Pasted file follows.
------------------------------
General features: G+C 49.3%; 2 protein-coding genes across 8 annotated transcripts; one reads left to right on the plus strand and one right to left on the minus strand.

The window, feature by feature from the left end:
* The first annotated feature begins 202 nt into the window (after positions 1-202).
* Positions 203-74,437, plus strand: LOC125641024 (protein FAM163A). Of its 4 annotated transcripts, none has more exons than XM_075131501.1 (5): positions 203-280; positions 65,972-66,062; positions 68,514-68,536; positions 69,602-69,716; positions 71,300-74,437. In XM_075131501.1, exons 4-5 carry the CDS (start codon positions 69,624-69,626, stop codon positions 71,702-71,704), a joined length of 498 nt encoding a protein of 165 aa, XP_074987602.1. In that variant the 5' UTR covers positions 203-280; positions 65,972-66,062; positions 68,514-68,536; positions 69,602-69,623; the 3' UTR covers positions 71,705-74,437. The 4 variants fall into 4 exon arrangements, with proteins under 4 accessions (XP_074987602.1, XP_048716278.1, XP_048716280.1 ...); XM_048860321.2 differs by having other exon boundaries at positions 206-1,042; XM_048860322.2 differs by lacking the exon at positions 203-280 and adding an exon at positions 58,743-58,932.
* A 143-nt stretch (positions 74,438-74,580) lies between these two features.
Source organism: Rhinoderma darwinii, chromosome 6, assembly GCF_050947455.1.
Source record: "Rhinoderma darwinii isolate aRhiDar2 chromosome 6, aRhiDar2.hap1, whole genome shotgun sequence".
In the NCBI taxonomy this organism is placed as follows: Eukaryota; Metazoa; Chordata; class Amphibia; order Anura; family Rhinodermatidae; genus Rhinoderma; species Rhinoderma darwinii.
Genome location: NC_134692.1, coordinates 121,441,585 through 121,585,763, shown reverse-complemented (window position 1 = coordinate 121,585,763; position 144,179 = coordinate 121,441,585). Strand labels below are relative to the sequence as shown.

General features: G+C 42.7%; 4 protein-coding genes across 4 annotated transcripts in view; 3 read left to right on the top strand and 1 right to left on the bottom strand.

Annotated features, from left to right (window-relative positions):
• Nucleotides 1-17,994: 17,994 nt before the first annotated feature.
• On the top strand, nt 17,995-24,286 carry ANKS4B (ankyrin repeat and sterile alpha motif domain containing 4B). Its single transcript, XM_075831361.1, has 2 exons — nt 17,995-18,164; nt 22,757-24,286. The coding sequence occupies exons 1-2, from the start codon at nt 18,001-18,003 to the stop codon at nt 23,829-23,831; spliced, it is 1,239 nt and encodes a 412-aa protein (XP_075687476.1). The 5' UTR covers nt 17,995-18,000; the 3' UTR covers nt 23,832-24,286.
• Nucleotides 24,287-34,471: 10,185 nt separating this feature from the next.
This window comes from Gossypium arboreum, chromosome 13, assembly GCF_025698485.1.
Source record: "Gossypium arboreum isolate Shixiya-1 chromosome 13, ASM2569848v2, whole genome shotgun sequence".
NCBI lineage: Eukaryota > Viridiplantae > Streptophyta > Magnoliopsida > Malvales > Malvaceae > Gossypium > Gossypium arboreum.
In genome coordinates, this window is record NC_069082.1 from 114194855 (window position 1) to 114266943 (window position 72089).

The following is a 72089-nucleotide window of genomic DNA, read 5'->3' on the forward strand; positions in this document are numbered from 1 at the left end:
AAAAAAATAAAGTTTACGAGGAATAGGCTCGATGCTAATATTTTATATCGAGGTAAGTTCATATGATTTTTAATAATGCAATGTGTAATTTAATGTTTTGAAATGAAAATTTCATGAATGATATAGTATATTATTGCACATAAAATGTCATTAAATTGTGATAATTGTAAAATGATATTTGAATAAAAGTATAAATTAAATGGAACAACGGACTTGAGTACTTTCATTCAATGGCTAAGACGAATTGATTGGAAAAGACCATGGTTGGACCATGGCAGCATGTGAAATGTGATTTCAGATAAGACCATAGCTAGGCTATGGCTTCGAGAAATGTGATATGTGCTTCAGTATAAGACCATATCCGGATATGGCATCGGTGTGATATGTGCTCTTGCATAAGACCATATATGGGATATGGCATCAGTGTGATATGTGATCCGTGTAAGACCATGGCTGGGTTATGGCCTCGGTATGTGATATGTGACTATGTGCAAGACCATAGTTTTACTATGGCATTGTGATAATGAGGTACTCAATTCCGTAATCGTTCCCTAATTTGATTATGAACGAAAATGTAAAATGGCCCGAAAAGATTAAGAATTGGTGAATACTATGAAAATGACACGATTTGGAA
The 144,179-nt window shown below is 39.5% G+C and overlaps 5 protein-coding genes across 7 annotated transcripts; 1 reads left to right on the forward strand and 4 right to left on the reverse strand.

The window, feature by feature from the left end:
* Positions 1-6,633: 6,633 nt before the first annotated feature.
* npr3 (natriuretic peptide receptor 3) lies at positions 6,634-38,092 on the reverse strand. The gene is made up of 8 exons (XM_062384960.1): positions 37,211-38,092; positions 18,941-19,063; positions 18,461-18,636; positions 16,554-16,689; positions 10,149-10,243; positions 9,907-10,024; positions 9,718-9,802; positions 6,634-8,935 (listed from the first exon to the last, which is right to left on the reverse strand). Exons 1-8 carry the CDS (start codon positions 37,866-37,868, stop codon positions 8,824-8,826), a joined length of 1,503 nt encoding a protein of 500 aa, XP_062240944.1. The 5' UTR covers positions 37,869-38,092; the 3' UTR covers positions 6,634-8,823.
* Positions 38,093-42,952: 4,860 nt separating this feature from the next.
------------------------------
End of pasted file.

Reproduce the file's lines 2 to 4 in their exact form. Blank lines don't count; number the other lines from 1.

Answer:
The window, feature by feature from the left end:
* The first annotated feature begins 202 nt into the window (after positions 1-202).
* Positions 203-74,437, plus strand: LOC125641024 (protein FAM163A). Of its 4 annotated transcripts, none has more exons than XM_075131501.1 (5): positions 203-280; positions 65,972-66,062; positions 68,514-68,536; positions 69,602-69,716; positions 71,300-74,437. In XM_075131501.1, exons 4-5 carry the CDS (start codon positions 69,624-69,626, stop codon positions 71,702-71,704), a joined length of 498 nt encoding a protein of 165 aa, XP_074987602.1. In that variant the 5' UTR covers positions 203-280; positions 65,972-66,062; positions 68,514-68,536; positions 69,602-69,623; the 3' UTR covers positions 71,705-74,437. The 4 variants fall into 4 exon arrangements, with proteins under 4 accessions (XP_074987602.1, XP_048716278.1, XP_048716280.1 ...); XM_048860321.2 differs by having other exon boundaries at positions 206-1,042; XM_048860322.2 differs by lacking the exon at positions 203-280 and adding an exon at positions 58,743-58,932.